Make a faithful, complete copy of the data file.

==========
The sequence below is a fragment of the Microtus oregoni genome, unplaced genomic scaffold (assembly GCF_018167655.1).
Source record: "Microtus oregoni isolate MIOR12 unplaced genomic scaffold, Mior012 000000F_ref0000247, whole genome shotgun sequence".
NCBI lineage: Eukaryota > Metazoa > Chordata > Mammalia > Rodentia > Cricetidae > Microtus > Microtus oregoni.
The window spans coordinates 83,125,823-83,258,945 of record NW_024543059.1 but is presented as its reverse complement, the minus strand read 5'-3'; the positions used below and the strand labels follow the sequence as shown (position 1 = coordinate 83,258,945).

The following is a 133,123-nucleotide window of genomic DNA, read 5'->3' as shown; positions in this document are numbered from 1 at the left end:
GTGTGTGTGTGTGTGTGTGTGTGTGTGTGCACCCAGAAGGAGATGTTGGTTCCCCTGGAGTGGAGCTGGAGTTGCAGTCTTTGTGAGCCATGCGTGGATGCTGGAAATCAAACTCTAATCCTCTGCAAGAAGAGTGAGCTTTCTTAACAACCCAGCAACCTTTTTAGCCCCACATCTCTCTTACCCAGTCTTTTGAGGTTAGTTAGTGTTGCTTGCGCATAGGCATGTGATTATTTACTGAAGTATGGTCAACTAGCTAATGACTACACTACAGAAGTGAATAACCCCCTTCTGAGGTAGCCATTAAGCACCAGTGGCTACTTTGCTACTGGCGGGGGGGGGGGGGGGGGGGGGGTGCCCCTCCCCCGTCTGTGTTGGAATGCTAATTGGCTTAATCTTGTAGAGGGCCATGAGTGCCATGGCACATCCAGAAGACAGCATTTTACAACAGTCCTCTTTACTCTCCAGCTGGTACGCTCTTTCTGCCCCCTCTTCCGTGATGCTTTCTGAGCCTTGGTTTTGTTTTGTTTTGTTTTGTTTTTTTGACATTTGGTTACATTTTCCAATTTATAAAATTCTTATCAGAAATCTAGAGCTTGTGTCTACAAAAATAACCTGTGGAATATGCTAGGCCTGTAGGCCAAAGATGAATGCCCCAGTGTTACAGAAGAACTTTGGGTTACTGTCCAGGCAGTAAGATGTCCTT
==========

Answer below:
The sequence below is a fragment of the Microtus oregoni genome, unplaced genomic scaffold (assembly GCF_018167655.1).
Source record: "Microtus oregoni isolate MIOR12 unplaced genomic scaffold, Mior012 000000F_ref0000247, whole genome shotgun sequence".
NCBI lineage: Eukaryota > Metazoa > Chordata > Mammalia > Rodentia > Cricetidae > Microtus > Microtus oregoni.
The window spans coordinates 83,125,823-83,258,945 of record NW_024543059.1 but is presented as its reverse complement, the minus strand read 5'-3'; the positions used below and the strand labels follow the sequence as shown (position 1 = coordinate 83,258,945).

The following is a 133,123-nucleotide window of genomic DNA, read 5'->3' as shown; positions in this document are numbered from 1 at the left end:
GTGTGTGTGTGTGTGTGTGTGTGTGTGTGCACCCAGAAGGAGATGTTGGTTCCCCTGGAGTGGAGCTGGAGTTGCAGTCTTTGTGAGCCATGCGTGGATGCTGGAAATCAAACTCTAATCCTCTGCAAGAAGAGTGAGCTTTCTTAACAACCCAGCAACCTTTTTAGCCCCACATCTCTCTTACCCAGTCTTTTGAGGTTAGTTAGTGTTGCTTGCGCATAGGCATGTGATTATTTACTGAAGTATGGTCAACTAGCTAATGACTACACTACAGAAGTGAATAACCCCCTTCTGAGGTAGCCATTAAGCACCAGTGGCTACTTTGCTACTGGCGGGGGGGGGGGGGGGGGGGGGGTGCCCCTCCCCCGTCTGTGTTGGAATGCTAATTGGCTTAATCTTGTAGAGGGCCATGAGTGCCATGGCACATCCAGAAGACAGCATTTTACAACAGTCCTCTTTACTCTCCAGCTGGTACGCTCTTTCTGCCCCCTCTTCCGTGATGCTTTCTGAGCCTTGGTTTTGTTTTGTTTTGTTTTGTTTTTTTGACATTTGGTTACATTTTCCAATTTATAAAATTCTTATCAGAAATCTAGAGCTTGTGTCTACAAAAATAACCTGTGGAATATGCTAGGCCTGTAGGCCAAAGATGAATGCCCCAGTGTTACAGAAGAACTTTGGGTTACTGTCCAGGCAGTAAGATGTCCTT